Looks like I’m back to talking about another space opera this time, which is fine for me of course since I said last time that this is a genre that I absolutely love and am always up for reading more of it. And given all of that, I’m definitely making more of an effort to read more space opera this year than the last two years combined. Will see how that works out. More so since I have quite a few space opera novels on my “25 Series To Read In 2014” reading challenge, both tie-in fiction and original fiction alike. A few days ago it was Jack Campbell’s first Lost Fleet novel, and this time it is John Scalzi’s first Old Man’s War novel.
Bearing the same name as the series, Old Man’s War is exactly what the title says. In the mid-distant future, Mankind has colonised outward from Earth, but resources and habitable planets are both scarce and this means that our species runs up against other alien races constantly for those same resources and habitable planets. And in the midst of all this, the military forces of Mankind are staffed by the elderly, and this comes with a rather surprising twist that really makes the whole experience worth it. I definitely enjoyed this first book, and will be reading the next two for sure, eventually.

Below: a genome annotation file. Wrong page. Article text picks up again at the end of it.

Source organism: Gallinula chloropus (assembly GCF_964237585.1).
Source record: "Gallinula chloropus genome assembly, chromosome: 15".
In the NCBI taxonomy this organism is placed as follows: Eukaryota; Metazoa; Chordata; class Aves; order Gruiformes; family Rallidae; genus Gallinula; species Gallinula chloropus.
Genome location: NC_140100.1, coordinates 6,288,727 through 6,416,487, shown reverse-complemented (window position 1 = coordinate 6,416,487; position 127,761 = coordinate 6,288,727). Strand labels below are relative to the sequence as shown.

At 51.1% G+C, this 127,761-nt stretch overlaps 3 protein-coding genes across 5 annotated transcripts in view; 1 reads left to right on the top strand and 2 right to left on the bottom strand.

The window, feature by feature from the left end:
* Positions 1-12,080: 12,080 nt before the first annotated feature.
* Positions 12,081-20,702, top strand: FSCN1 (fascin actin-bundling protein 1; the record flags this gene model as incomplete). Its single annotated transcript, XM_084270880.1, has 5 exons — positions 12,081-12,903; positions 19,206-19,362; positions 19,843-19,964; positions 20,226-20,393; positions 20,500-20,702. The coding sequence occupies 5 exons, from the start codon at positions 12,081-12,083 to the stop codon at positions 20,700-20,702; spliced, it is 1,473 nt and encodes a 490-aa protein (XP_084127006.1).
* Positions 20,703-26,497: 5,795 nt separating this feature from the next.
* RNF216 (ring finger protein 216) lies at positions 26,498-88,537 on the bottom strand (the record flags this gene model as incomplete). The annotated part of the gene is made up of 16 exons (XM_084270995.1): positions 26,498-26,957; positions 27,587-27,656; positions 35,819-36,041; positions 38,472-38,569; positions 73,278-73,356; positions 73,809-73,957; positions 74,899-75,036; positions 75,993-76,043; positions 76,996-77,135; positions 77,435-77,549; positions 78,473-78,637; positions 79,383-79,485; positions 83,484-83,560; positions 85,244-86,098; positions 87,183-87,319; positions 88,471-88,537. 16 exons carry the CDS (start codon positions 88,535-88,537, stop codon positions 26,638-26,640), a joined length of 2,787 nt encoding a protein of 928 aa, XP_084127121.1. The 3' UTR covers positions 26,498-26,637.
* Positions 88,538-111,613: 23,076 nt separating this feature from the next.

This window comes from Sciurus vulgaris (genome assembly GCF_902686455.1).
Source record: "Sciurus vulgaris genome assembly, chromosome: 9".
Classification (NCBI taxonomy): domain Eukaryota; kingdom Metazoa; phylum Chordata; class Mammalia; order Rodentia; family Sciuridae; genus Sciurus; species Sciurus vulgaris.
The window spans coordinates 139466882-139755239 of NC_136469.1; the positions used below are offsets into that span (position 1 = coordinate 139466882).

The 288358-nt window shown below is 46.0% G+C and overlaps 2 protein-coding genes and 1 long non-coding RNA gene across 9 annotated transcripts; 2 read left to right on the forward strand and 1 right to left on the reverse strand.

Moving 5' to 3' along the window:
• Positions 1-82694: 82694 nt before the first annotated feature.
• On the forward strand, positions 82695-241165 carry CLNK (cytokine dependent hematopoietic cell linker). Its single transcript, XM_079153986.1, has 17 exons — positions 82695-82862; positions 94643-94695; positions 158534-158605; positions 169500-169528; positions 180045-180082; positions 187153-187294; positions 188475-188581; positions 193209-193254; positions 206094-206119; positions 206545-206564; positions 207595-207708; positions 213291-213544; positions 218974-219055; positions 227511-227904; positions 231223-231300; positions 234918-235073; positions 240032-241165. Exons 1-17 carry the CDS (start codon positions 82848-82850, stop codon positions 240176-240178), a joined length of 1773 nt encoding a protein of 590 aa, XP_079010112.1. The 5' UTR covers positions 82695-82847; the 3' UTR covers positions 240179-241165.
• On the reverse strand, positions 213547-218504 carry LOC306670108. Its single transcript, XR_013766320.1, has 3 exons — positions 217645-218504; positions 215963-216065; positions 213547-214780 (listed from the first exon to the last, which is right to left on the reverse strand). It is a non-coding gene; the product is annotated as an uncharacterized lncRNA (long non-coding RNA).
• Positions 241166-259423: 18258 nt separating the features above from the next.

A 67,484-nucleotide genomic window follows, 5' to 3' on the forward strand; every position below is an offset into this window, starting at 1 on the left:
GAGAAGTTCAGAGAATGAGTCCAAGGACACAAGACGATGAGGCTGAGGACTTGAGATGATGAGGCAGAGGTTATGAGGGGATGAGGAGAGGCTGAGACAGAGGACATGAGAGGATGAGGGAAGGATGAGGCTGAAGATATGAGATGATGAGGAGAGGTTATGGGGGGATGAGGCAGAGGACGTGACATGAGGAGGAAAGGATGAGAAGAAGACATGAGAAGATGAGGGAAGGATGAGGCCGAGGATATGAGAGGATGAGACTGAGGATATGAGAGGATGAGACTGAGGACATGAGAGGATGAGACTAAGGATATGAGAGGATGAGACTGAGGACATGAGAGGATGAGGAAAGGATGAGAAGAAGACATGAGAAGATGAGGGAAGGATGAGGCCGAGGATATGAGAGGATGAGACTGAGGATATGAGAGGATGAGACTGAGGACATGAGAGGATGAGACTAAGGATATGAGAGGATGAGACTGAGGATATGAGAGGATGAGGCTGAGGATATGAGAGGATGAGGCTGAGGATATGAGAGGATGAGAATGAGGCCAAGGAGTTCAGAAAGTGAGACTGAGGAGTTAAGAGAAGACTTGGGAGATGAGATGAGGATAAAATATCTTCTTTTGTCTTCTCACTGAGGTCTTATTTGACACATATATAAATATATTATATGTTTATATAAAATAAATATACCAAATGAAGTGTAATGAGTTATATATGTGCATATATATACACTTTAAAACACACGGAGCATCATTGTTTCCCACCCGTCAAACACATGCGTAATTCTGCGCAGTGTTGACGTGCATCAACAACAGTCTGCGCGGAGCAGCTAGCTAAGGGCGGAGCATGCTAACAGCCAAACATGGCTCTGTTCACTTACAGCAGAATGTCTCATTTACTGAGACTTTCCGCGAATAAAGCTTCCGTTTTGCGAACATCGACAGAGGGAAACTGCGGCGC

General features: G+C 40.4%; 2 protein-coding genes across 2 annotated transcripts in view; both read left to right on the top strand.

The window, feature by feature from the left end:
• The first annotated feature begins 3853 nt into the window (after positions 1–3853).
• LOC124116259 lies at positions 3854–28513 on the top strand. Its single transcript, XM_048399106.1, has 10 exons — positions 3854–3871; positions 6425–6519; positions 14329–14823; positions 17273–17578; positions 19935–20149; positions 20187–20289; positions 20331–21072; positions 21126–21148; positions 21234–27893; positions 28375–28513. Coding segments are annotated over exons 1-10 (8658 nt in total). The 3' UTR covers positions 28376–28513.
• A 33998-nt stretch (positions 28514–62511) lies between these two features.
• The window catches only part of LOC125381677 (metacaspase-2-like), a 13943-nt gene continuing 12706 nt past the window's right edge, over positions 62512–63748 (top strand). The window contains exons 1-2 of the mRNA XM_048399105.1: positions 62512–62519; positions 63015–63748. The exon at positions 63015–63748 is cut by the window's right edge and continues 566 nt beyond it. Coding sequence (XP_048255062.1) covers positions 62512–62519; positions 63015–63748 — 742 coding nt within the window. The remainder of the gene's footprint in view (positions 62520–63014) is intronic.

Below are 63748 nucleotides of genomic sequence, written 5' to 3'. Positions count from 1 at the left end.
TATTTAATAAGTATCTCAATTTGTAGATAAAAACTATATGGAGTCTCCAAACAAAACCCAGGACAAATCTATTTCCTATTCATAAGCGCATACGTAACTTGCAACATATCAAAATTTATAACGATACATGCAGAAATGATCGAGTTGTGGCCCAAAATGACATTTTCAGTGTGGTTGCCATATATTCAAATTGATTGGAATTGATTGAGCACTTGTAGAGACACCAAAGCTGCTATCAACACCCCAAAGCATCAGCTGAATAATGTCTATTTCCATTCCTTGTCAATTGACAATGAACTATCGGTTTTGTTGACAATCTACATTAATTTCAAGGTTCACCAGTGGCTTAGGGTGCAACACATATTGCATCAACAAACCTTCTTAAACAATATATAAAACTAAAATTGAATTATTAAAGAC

The Colonial Defense Force maintains a stranglehold and monopoly on all forms of advanced technology, no matter what use or application, and by dint of this, it is able to dictate terms to all human colonies and worlds. And for some strange reason, it only accepts those recruits who are of retirement age or more. It is a really weird concept, and I admit that I was quite skeptical of the whole thing. That is, until Scalzi revealed the big twist that allowed men and women of advanced age to become soldiers in a intrastellar conflicts, where there are alien races out there that want nothing more than to destroy humanity utterly. And that is when the novel really kicked into high drive and when it got really interesting. I’m really glad that this moment happened as soon as it did because otherwise I’d been starting to lose interest.
The protagonist of the novel is a widower named John Perry who signed his recruitment papers ages ago, at the same time as his wife who is now dead. Knowing that there is nothing left in this life for him, he is ready to commit to his requisite two years of service in the CDF, before he musters out and settles off on some colony world out of the confines of Earth. For me, John Perry made for a really interesting character in part because of his age and the experience and all that that brings. For the CDF requires old people for very specific reasons and Scalzi does indeed go into them, to let the reader know that this isn’t some half-formed concept but something that he has indeed spent a good amount of thought on. And I loved that.